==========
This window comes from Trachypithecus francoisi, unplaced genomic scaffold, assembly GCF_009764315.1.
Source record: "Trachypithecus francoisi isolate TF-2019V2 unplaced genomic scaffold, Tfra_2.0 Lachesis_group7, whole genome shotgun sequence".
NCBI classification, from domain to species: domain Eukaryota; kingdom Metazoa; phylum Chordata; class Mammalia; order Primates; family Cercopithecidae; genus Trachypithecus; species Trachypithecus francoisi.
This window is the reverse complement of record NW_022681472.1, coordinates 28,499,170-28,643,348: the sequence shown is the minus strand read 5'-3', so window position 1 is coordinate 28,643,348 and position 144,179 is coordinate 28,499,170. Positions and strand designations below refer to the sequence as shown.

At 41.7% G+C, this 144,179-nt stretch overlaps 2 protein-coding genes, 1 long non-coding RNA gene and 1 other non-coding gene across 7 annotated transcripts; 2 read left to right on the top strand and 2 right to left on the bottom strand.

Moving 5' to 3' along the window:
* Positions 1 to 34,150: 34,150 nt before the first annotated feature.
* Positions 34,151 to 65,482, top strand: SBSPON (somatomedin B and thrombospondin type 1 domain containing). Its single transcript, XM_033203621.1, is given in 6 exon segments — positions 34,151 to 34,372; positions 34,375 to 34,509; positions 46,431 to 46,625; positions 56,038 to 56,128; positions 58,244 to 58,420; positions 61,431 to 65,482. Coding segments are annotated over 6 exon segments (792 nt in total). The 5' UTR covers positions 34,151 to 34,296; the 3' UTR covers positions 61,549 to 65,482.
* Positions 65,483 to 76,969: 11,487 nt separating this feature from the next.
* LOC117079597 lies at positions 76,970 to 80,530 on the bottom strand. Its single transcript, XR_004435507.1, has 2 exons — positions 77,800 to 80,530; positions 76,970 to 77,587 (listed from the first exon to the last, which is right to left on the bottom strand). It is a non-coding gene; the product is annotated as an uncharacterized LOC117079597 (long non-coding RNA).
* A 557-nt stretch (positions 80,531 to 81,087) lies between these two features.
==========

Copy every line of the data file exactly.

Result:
This window comes from Trachypithecus francoisi, unplaced genomic scaffold, assembly GCF_009764315.1.
Source record: "Trachypithecus francoisi isolate TF-2019V2 unplaced genomic scaffold, Tfra_2.0 Lachesis_group7, whole genome shotgun sequence".
NCBI classification, from domain to species: domain Eukaryota; kingdom Metazoa; phylum Chordata; class Mammalia; order Primates; family Cercopithecidae; genus Trachypithecus; species Trachypithecus francoisi.
This window is the reverse complement of record NW_022681472.1, coordinates 28,499,170-28,643,348: the sequence shown is the minus strand read 5'-3', so window position 1 is coordinate 28,643,348 and position 144,179 is coordinate 28,499,170. Positions and strand designations below refer to the sequence as shown.

At 41.7% G+C, this 144,179-nt stretch overlaps 2 protein-coding genes, 1 long non-coding RNA gene and 1 other non-coding gene across 7 annotated transcripts; 2 read left to right on the top strand and 2 right to left on the bottom strand.

Moving 5' to 3' along the window:
* Positions 1 to 34,150: 34,150 nt before the first annotated feature.
* Positions 34,151 to 65,482, top strand: SBSPON (somatomedin B and thrombospondin type 1 domain containing). Its single transcript, XM_033203621.1, is given in 6 exon segments — positions 34,151 to 34,372; positions 34,375 to 34,509; positions 46,431 to 46,625; positions 56,038 to 56,128; positions 58,244 to 58,420; positions 61,431 to 65,482. Coding segments are annotated over 6 exon segments (792 nt in total). The 5' UTR covers positions 34,151 to 34,296; the 3' UTR covers positions 61,549 to 65,482.
* Positions 65,483 to 76,969: 11,487 nt separating this feature from the next.
* LOC117079597 lies at positions 76,970 to 80,530 on the bottom strand. Its single transcript, XR_004435507.1, has 2 exons — positions 77,800 to 80,530; positions 76,970 to 77,587 (listed from the first exon to the last, which is right to left on the bottom strand). It is a non-coding gene; the product is annotated as an uncharacterized LOC117079597 (long non-coding RNA).
* A 557-nt stretch (positions 80,531 to 81,087) lies between these two features.